Despite its name, elephant garlic is actually a type of leek, not a true garlic (even though it is a well-known garlic variety on the market!). This is because this species has similar shape and uses as garlic, but in reality is more related to leeks.
These are not called elephant for no reason – they have massive bulbs that are made up of 1 to 6 cloves. They are often used in dishes where a subtle garlic hint is preferred.
8. German White Stiffneck
‘German White Stiffneck’ garlic is a hardneck variety known for its strong, pungent flavor. It is a German variety that is commonly used in recipes like garlic butter and pickles, where a strong garlic taste is desired.
The cloves are enclosed in red wrappers that emerge as bright white bulbs, creating a stunning contrast. It grows well in cold temperatures.
9. Creole Red
‘Creole Red’ is one of the hardneck varieties that can thrive in warmer climates. It has deep purple-red clove wrappers and can last in storage for up to 12 months!
Creole Red is also known for its rich and robust flavor with a spicy kick. So, if you live in warmer regions and want to grow hardneck garlic, then you should definitely go for the ‘Creole Red’ kind.
You might be interested in: When To Harvest Garlic Scapes + 5 Tips For Using Them
‘Music’ is probably the most interesting garlic variety. It is named after Al Music, a Canadian garlic grower who brought this variety from Italy in the 1980s.
‘Music’ garlic is a hardneck variety known for its symphony of flavors—sweet and spicy with a hint of nuttiness. The garlic becomes sweeter when roasted, although it is suitable for various culinary applications.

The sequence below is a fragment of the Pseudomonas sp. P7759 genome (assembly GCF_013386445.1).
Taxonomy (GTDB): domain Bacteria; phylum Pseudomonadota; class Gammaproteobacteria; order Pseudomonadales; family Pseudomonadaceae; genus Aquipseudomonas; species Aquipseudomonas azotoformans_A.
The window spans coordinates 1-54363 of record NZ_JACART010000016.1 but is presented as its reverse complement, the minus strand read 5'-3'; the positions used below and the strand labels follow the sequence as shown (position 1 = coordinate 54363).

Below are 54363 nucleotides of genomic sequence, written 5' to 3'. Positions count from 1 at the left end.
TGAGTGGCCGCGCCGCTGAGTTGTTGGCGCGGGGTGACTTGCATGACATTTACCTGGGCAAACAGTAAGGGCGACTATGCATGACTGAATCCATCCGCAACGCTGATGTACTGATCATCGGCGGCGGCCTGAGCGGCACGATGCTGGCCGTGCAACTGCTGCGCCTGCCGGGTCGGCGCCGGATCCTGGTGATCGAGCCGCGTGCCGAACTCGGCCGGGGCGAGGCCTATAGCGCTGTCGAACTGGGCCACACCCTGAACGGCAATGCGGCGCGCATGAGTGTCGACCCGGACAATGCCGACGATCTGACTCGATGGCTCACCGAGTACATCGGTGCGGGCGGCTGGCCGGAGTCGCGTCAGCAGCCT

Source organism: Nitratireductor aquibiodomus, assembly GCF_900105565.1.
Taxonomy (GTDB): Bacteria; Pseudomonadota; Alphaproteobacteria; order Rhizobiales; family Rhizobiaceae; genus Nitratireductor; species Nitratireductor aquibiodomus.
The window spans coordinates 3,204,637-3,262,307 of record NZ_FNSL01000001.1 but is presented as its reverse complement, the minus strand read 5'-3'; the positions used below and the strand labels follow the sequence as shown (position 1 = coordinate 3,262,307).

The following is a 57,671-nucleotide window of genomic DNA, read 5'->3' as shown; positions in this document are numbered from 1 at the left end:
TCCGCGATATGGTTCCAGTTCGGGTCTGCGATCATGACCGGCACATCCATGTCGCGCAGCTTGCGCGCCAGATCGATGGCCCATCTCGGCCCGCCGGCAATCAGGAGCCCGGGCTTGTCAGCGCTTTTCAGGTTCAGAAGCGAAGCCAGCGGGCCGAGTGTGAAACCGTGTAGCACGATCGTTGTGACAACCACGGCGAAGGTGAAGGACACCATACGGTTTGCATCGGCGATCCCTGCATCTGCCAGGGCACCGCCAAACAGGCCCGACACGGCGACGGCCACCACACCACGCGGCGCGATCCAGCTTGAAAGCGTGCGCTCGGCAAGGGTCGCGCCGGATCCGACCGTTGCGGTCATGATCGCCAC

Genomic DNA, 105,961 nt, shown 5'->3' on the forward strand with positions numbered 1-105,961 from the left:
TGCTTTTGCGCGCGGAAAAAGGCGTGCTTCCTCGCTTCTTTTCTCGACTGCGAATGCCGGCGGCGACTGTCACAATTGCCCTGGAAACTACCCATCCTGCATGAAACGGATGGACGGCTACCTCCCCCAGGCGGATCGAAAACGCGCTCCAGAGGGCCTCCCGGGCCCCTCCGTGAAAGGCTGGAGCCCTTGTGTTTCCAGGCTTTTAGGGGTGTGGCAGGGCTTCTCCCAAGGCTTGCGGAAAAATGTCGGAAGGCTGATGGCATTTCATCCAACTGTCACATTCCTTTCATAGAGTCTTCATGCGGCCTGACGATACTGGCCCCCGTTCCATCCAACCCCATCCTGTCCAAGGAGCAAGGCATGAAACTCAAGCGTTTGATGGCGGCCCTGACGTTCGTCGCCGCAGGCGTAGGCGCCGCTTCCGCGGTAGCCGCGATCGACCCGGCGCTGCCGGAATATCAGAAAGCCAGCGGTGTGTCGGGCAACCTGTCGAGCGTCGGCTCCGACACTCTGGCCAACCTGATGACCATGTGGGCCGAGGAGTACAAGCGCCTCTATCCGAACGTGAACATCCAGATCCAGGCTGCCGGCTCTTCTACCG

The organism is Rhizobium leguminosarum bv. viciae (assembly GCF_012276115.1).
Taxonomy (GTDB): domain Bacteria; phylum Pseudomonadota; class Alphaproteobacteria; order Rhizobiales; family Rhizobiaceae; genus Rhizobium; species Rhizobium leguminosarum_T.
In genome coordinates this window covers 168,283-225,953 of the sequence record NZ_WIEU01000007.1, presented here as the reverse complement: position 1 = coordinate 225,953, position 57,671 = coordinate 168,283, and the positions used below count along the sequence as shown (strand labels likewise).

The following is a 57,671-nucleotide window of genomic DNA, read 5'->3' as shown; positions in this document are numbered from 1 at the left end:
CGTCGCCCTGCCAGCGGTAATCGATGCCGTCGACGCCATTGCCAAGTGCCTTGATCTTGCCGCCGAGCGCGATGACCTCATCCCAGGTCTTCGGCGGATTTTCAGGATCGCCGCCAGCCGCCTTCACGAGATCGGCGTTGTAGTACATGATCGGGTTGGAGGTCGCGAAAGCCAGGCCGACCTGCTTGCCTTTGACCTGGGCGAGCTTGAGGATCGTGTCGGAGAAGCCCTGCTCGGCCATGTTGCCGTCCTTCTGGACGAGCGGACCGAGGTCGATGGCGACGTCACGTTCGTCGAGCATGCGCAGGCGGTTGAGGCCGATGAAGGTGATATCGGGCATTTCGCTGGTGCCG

This variety also has huge bulbs that consist of 4 to 6 cloves. It is remarkably tolerant to colder temperatures and has a bountiful harvest.
11. Inchelium Red
‘Inchelium Red’ is a unique variety named after Inchelium, a Native American Reservation in Washington. It is a softneck kind of garlic that has between 8 and 20 cloves per bulb. It is also known for its strong garlic taste.
Be careful when storing it because they take a little longer to cure, but the flavor development is definitely worth the wait!
12. Romanian Red
Here is yet another ‘Red’ garlic variety!
‘Romanian Red’ is a hardneck garlic that has large bulbs which consist of around five cloves. This variety is known for its spicy and pungent flavors. So, if you want to add a strong garlic taste to your dishes, definitely opt for ‘Romanian Red’.
This variety is also commonly added to sauces due to its long-lasting flavor.
13. Ajo Rojo
‘Rojo’ means red in Spanish, so we are finishing off our list with yet another red variety.
The cloves are wrapped with pinkish-red wrappers and are hot when eaten raw. However, the flavor is more soft and creamy after they are cooked.
This is also a hardneck garlic that is suitable for growing in warmer regions. If the temperatures are higher, these hardnecks won’t form a scape like they normally would, which allows you to braid them and store them for up to 12 months.